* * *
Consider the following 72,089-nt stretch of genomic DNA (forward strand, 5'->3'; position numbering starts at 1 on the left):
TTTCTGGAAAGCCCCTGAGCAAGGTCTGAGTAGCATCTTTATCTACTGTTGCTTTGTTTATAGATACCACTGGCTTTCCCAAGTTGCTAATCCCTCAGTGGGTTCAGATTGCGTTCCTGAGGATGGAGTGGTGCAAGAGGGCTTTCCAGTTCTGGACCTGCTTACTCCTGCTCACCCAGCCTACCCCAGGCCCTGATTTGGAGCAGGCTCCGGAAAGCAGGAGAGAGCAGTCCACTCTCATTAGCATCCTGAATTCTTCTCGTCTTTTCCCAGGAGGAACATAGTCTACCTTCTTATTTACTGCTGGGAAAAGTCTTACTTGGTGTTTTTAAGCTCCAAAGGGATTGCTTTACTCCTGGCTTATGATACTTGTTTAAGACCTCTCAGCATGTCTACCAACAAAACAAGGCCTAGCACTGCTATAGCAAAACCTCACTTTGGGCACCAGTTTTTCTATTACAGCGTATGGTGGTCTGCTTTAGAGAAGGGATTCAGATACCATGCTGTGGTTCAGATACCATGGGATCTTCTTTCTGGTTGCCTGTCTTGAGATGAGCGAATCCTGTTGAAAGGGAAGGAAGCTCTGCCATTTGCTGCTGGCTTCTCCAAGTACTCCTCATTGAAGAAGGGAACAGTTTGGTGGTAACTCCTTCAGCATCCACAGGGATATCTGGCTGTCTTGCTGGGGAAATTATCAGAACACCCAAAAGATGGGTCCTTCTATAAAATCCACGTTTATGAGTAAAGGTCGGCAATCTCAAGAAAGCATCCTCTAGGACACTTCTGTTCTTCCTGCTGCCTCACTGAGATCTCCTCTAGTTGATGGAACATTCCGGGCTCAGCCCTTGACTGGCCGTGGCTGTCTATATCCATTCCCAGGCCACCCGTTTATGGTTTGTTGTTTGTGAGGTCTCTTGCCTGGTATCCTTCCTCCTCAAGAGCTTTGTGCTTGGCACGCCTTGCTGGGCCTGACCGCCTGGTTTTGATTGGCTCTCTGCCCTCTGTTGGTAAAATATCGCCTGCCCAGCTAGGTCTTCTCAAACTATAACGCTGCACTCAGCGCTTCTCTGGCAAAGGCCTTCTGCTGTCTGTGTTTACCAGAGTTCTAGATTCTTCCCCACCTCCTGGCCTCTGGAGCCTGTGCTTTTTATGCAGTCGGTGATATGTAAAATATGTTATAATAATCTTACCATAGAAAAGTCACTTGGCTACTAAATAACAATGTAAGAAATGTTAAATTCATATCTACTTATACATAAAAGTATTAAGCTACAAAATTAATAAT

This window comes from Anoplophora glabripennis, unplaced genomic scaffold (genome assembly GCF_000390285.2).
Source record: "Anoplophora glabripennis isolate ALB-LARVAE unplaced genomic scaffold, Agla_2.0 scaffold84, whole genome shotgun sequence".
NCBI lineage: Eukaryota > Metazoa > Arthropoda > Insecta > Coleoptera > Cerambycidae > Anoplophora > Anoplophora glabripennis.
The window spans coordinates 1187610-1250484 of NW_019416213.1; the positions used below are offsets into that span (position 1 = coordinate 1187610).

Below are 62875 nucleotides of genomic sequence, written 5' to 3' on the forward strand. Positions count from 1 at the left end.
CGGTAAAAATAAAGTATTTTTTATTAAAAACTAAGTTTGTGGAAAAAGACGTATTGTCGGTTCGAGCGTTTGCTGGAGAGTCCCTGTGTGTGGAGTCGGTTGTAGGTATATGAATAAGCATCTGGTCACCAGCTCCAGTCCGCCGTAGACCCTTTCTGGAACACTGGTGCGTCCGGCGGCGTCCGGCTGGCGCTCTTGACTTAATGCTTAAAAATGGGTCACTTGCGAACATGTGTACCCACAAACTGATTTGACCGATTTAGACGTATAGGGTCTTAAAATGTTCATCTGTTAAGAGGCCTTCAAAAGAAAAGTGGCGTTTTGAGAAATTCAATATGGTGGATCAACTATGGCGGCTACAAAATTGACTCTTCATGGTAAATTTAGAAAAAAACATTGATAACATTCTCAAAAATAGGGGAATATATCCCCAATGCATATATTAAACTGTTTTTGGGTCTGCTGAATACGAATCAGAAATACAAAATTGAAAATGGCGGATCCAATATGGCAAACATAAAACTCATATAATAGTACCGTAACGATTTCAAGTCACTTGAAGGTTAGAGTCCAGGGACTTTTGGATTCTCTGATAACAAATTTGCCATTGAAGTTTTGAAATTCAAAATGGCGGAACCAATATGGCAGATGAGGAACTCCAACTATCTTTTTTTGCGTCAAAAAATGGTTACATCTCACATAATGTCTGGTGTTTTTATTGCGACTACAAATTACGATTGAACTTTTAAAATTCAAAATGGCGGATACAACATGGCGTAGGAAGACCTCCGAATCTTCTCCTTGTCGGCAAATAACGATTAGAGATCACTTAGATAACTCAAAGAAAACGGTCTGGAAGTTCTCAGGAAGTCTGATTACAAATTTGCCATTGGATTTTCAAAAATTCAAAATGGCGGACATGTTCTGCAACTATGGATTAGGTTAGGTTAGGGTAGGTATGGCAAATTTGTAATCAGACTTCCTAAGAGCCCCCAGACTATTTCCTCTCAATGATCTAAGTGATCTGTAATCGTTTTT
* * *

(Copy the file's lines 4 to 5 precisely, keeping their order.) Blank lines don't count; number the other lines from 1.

Source record: "Anoplophora glabripennis isolate ALB-LARVAE unplaced genomic scaffold, Agla_2.0 scaffold84, whole genome shotgun sequence".
NCBI lineage: Eukaryota > Metazoa > Arthropoda > Insecta > Coleoptera > Cerambycidae > Anoplophora > Anoplophora glabripennis.